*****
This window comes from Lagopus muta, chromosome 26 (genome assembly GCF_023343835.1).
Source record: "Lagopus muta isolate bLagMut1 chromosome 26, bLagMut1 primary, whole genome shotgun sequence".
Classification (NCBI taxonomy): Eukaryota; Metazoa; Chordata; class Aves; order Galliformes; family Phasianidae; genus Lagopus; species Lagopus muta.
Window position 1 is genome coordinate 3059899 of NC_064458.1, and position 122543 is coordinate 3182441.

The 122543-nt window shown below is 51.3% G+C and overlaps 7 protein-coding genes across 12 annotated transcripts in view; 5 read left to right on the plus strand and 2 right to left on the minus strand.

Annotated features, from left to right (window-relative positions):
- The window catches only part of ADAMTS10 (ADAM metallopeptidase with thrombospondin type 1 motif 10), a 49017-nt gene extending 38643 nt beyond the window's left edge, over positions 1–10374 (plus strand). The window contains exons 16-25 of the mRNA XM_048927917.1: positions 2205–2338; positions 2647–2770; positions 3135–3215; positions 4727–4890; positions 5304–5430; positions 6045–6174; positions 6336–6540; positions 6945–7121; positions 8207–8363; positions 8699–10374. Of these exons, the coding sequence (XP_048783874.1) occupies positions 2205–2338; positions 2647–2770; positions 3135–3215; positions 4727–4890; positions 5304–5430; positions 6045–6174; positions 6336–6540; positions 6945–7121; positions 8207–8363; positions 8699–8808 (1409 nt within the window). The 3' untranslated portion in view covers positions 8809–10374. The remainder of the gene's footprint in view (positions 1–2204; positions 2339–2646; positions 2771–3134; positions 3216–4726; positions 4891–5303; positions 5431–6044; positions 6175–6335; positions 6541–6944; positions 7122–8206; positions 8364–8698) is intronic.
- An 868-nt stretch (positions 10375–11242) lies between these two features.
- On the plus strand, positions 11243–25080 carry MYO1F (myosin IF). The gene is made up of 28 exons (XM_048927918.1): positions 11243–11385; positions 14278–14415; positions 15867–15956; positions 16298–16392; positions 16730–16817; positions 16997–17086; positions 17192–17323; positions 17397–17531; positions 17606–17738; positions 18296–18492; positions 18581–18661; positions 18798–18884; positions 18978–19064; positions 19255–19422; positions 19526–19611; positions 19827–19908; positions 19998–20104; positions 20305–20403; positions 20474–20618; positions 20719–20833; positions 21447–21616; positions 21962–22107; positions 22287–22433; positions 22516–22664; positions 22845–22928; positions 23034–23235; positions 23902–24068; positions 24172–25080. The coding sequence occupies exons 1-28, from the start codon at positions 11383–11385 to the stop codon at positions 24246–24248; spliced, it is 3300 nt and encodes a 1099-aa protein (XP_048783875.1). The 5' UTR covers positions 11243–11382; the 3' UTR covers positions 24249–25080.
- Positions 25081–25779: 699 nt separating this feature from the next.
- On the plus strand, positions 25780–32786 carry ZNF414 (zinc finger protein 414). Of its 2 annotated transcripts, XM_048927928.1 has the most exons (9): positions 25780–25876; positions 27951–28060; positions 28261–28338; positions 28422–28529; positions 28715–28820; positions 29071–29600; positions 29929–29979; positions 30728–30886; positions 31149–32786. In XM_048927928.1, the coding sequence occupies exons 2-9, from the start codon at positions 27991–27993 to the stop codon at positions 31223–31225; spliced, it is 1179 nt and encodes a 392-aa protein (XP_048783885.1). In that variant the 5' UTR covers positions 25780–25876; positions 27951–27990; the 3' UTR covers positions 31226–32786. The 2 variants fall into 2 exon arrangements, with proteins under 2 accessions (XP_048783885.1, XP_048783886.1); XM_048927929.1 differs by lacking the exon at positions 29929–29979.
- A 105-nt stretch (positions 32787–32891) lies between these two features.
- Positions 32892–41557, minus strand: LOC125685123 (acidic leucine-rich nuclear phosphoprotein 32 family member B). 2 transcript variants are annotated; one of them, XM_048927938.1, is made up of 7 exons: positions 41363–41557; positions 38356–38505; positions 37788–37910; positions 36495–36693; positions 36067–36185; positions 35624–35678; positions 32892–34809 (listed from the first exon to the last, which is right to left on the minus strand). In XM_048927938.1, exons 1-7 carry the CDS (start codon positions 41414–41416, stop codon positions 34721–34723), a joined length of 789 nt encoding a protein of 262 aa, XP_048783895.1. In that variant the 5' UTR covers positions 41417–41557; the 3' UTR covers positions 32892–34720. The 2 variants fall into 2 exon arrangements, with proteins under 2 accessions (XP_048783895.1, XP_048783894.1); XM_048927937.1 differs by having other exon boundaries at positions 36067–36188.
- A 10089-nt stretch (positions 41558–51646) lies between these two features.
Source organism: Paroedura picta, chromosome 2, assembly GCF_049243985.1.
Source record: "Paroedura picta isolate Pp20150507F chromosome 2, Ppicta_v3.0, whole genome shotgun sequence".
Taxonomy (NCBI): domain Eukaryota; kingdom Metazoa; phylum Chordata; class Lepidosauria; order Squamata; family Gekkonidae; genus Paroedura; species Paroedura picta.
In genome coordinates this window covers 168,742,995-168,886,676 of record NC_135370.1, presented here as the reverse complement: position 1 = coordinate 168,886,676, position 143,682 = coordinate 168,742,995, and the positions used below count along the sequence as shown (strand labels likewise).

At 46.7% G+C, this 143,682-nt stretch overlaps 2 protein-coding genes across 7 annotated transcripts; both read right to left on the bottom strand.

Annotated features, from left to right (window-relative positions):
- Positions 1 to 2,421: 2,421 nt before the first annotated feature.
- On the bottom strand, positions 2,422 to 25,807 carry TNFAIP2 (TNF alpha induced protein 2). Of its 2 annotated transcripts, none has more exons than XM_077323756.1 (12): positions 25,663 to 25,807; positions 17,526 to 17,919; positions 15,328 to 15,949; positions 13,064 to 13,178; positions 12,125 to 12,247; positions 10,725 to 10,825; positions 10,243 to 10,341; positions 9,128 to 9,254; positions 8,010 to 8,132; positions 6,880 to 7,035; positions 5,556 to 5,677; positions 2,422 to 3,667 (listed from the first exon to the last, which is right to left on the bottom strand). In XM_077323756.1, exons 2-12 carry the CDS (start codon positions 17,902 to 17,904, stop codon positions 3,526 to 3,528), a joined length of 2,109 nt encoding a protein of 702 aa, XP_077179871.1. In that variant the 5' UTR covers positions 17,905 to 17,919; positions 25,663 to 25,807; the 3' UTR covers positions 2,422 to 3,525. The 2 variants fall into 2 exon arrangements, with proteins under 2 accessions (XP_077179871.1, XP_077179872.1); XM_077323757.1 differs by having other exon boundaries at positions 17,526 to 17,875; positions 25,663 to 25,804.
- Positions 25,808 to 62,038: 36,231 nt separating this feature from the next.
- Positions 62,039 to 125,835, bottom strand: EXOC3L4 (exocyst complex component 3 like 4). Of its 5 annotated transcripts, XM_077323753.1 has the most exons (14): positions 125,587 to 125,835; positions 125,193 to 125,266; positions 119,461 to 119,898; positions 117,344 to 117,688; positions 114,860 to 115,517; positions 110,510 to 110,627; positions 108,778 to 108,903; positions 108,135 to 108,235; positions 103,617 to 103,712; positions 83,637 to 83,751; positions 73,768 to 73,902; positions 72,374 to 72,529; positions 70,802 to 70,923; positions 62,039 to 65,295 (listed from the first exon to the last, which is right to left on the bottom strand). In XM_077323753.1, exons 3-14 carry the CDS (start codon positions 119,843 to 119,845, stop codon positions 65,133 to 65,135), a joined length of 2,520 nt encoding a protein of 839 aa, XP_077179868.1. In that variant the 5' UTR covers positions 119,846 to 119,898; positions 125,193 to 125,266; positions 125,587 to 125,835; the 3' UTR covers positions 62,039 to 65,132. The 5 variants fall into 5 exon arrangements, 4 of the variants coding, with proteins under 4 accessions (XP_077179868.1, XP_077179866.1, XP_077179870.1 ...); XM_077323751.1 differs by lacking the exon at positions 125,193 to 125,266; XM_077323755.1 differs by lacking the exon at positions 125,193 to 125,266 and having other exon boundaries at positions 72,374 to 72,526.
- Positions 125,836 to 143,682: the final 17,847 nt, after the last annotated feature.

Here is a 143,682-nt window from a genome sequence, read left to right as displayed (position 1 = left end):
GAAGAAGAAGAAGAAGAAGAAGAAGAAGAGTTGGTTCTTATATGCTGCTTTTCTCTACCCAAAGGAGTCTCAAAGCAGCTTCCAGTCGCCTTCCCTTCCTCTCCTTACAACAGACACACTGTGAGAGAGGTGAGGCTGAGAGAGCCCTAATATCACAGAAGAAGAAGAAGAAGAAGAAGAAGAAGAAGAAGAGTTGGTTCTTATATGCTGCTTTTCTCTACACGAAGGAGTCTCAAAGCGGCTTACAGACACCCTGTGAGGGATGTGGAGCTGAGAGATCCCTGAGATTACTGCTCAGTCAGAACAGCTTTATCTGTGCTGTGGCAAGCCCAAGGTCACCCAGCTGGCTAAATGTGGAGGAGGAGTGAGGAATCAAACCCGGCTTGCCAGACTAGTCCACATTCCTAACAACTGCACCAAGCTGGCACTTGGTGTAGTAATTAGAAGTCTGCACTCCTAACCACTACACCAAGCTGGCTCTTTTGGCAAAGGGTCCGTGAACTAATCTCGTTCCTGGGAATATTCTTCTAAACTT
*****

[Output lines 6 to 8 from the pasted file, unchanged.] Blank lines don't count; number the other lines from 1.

Annotated features, from left to right (window-relative positions):
- The window catches only part of ADAMTS10 (ADAM metallopeptidase with thrombospondin type 1 motif 10), a 49017-nt gene extending 38643 nt beyond the window's left edge, over positions 1–10374 (plus strand). The window contains exons 16-25 of the mRNA XM_048927917.1: positions 2205–2338; positions 2647–2770; positions 3135–3215; positions 4727–4890; positions 5304–5430; positions 6045–6174; positions 6336–6540; positions 6945–7121; positions 8207–8363; positions 8699–10374. Of these exons, the coding sequence (XP_048783874.1) occupies positions 2205–2338; positions 2647–2770; positions 3135–3215; positions 4727–4890; positions 5304–5430; positions 6045–6174; positions 6336–6540; positions 6945–7121; positions 8207–8363; positions 8699–8808 (1409 nt within the window). The 3' untranslated portion in view covers positions 8809–10374. The remainder of the gene's footprint in view (positions 1–2204; positions 2339–2646; positions 2771–3134; positions 3216–4726; positions 4891–5303; positions 5431–6044; positions 6175–6335; positions 6541–6944; positions 7122–8206; positions 8364–8698) is intronic.
- An 868-nt stretch (positions 10375–11242) lies between these two features.